Cats need clean and well maintained litter boxes. Avoiding or resolving litter box issues starts with an attractive litter box setup. Cleanliness is a priority. Cleaning litter boxes regularly is a sign of love and respect for our cats.
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Dirty litter boxes are a source of stress. Just like you wouldn't want to use a dirty bathroom, neither do cats. If the litter boxes are not cleaned properly, that could lead to a host of issues including, but not limited to: litter box avoidance, frustration, holding it in (which can lead to medical issues), and in a multi-cat home, it's likely contributing to tension between cats. Decrease stress by offering your cat(s) clean boxes.
Daily scooping (even better if it's twice per day) and cleaning the litter boxes weekly is recommended, particularly if your cat has a history of house soiling.
Here, I demonstrate how to clean out the litter box on a weekly cleaning. I live in an apartment building, so taking the boxes outside and hosing them down is not an option. I think even if I did live in a house, I would still clean them out the way I'm currently doing it since I find it easy and efficient.
Keep in mind, the more frequently you dump and clean out the boxes, the easier it is. If you dump them out monthly or less often than that, then it's really a project with a lot of scrubbing, and a lot of grossness. Weekly cleaning is quick and easy. It's a way for us to show our love to our cats.
STEP 1: Dump Out the Litter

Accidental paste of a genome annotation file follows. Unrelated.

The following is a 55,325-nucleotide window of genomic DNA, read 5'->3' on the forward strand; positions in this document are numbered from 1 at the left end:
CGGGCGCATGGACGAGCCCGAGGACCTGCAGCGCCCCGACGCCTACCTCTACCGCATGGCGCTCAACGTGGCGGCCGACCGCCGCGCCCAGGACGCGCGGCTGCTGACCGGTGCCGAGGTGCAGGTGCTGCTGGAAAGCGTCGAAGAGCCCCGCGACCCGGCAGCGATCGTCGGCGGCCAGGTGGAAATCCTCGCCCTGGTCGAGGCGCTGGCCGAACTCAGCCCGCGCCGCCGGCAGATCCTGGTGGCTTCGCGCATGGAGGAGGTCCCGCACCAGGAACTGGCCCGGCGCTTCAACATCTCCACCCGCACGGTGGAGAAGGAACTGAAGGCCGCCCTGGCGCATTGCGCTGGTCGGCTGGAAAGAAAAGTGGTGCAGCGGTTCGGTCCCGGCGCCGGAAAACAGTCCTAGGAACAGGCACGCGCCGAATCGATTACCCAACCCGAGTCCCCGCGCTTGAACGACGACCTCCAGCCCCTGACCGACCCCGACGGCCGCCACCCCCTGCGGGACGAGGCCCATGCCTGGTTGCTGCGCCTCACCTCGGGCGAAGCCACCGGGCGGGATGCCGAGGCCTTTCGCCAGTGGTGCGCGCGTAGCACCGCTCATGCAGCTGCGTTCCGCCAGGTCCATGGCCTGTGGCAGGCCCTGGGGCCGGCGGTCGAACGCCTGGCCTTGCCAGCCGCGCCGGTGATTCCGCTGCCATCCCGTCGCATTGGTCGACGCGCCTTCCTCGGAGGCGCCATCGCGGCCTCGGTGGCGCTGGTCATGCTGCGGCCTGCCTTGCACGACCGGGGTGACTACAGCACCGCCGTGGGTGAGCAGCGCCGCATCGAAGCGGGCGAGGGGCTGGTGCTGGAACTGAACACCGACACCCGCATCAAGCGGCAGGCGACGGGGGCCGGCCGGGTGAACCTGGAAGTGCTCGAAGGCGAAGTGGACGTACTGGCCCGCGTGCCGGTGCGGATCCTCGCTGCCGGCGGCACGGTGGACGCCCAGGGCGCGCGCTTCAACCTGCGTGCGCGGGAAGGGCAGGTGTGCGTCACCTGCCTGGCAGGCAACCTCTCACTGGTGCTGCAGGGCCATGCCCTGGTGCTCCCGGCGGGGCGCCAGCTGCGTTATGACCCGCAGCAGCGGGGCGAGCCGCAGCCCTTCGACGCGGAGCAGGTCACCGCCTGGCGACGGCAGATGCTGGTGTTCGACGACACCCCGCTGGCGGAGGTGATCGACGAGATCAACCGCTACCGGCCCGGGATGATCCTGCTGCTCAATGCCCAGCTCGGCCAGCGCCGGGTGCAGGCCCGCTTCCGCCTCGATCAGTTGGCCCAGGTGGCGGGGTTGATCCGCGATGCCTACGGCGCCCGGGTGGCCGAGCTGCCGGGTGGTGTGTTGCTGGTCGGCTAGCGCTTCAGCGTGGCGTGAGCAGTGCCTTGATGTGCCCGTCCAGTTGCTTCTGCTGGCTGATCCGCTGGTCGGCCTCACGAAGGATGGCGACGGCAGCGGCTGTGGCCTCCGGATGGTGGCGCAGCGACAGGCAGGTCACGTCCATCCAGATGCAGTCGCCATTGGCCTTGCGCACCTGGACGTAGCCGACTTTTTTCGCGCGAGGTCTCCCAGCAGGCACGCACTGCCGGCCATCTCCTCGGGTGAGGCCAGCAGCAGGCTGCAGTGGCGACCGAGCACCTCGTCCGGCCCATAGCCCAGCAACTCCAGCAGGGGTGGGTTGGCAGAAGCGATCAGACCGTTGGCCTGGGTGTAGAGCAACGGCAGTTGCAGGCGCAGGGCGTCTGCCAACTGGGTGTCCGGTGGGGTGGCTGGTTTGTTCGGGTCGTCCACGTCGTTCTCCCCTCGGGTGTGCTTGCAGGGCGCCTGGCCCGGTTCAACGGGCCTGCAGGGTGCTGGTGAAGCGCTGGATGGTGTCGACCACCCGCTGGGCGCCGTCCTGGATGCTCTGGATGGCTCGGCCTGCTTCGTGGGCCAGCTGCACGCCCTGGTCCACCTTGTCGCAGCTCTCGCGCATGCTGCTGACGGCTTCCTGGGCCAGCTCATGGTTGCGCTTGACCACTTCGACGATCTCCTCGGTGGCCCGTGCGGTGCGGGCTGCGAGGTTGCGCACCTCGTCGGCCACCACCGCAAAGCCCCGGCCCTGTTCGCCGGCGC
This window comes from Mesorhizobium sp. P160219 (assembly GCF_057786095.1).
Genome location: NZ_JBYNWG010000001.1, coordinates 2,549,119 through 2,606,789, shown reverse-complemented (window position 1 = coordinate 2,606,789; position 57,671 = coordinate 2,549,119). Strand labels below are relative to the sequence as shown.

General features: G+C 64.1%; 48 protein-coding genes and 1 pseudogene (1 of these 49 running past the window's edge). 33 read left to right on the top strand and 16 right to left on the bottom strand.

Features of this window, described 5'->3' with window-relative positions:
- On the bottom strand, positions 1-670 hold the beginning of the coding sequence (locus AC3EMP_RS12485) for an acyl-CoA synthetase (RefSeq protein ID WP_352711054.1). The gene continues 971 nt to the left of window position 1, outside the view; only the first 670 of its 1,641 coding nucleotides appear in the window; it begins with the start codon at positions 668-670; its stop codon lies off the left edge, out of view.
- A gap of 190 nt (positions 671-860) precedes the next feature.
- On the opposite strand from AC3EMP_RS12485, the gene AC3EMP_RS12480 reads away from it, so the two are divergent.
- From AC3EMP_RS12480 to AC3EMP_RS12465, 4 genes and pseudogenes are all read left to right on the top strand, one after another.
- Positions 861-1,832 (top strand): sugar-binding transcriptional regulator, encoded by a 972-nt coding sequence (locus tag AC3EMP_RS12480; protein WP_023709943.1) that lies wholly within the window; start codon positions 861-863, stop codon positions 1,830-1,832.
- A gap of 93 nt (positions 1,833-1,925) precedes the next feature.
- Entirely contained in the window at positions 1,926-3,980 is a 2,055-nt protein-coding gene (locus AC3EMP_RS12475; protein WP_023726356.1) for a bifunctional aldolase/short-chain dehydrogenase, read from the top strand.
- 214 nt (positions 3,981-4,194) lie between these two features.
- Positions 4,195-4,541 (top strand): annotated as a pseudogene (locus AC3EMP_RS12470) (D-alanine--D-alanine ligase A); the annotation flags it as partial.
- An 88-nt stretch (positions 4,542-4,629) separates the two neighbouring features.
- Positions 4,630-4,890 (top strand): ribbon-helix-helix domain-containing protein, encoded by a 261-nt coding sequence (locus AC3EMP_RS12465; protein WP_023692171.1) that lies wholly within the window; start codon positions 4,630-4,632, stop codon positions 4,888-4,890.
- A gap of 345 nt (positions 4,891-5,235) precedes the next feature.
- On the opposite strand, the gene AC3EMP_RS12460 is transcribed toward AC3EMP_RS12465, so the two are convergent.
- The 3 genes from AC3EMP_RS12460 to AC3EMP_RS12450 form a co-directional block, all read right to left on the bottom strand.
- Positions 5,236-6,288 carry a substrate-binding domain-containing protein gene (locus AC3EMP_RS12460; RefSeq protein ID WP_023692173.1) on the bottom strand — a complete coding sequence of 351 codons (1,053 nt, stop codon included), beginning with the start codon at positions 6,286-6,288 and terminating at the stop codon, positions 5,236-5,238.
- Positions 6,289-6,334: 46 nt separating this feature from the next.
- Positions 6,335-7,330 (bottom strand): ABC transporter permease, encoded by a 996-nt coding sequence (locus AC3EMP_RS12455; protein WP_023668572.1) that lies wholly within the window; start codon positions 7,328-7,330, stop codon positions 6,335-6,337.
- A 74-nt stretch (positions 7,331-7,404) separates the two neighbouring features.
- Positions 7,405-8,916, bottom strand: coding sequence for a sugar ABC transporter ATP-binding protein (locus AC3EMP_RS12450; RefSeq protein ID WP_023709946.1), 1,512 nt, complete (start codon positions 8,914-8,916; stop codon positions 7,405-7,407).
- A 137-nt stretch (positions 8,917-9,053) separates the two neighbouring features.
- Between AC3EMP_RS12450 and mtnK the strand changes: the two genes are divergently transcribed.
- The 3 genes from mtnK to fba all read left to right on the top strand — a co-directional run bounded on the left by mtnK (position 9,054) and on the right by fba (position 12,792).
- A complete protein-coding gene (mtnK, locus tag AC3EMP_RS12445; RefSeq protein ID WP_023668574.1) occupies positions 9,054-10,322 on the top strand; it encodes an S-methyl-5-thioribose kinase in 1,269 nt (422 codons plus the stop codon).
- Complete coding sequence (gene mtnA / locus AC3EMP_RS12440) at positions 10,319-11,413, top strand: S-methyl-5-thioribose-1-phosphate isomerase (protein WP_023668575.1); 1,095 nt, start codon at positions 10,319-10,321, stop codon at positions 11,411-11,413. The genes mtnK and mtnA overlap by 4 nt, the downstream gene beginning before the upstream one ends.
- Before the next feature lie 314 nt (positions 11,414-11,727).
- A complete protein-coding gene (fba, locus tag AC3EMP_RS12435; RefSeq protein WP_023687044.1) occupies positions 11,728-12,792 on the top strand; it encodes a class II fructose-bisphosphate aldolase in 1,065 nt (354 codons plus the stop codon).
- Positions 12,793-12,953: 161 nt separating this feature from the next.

I empty the litter into a large study garbage bag.
STEP 2: Scrape Down Sides
Use your scooper to scrape down the sides and remove any stuck pieces. Yuck. This is my least favorite part. Dump into garbage bag.
STEP 3: Clean The Box
If you're on the floor, I recommend using a cushion for your knees.
First, using 1 to 2 baby wipes, I clean out the box starting with the sides of the box and working my way down to the bottom.
Second, an enzymatic cleaner is great not only for cleaning, but it also eliminates odors. I spray Fizzion around the sides and the bottom. Using paper towels, I wipe it out which easily removes any remaining debris in the box. You might skip the baby wipes, and go straight to the enzymatic cleaner, but I prefer using the baby wipes first.
The box is practically new again. I recommend washing your hands at this point.
You might wash your boxes differently, and that's ok. Avoid using strong smelling and harsh chemicals such as bleach which may be aversive to cats. Cats don't like the scent of citrus, so avoid a citrus scented soap. You might use a gentle dish soap like Dawn instead.
STEP 4: Replace Litter
I use two types of cat litter, both are clumping, unscented and have a sandy texture. The first layer of litter is a natural grass based litter, SmartCats, that I prefer since it's less dusty. The 2nd layer of litter is Tidy Cats Free and Clean which my cats picked a few years back when I conducted a litter survey. We tried 10 different types of litter, one each week, giving them the opportunity to pick their own litter. Tidy Cats Free and Clean was one of their clear favorites, and although it's a bit dusty, I do admit the Tidy Cats offers excellent odor control. Although I add it layer by layer, once the cats start using the boxes, the litter gets mixed together.
I fill the box about 2 inches. For most cats, the recommended depth is 1 to 2 inches depending on the cat’s preference. Some cats like more.
And, that’s it. It takes less than 5 minutes to do a great job cleaning your cat’s litter box. After it's all done, and I've put my tools away, I wash my hands again.
Thanks to my wonderful husband, Christopher Van de Kieft, for patiently photographing me cleaning a litter box.
About the author: Jennifer Van de Kieft is a Certified Advanced Feline Training & Behavior Professional located in Brooklyn, NY, but provides virtual consultations throughout the United States. She owns Cat Advocate, a feline behavior consulting company. She provides cat guardians with the strategies, tools and knowledge needed to address their cat's behavior issues.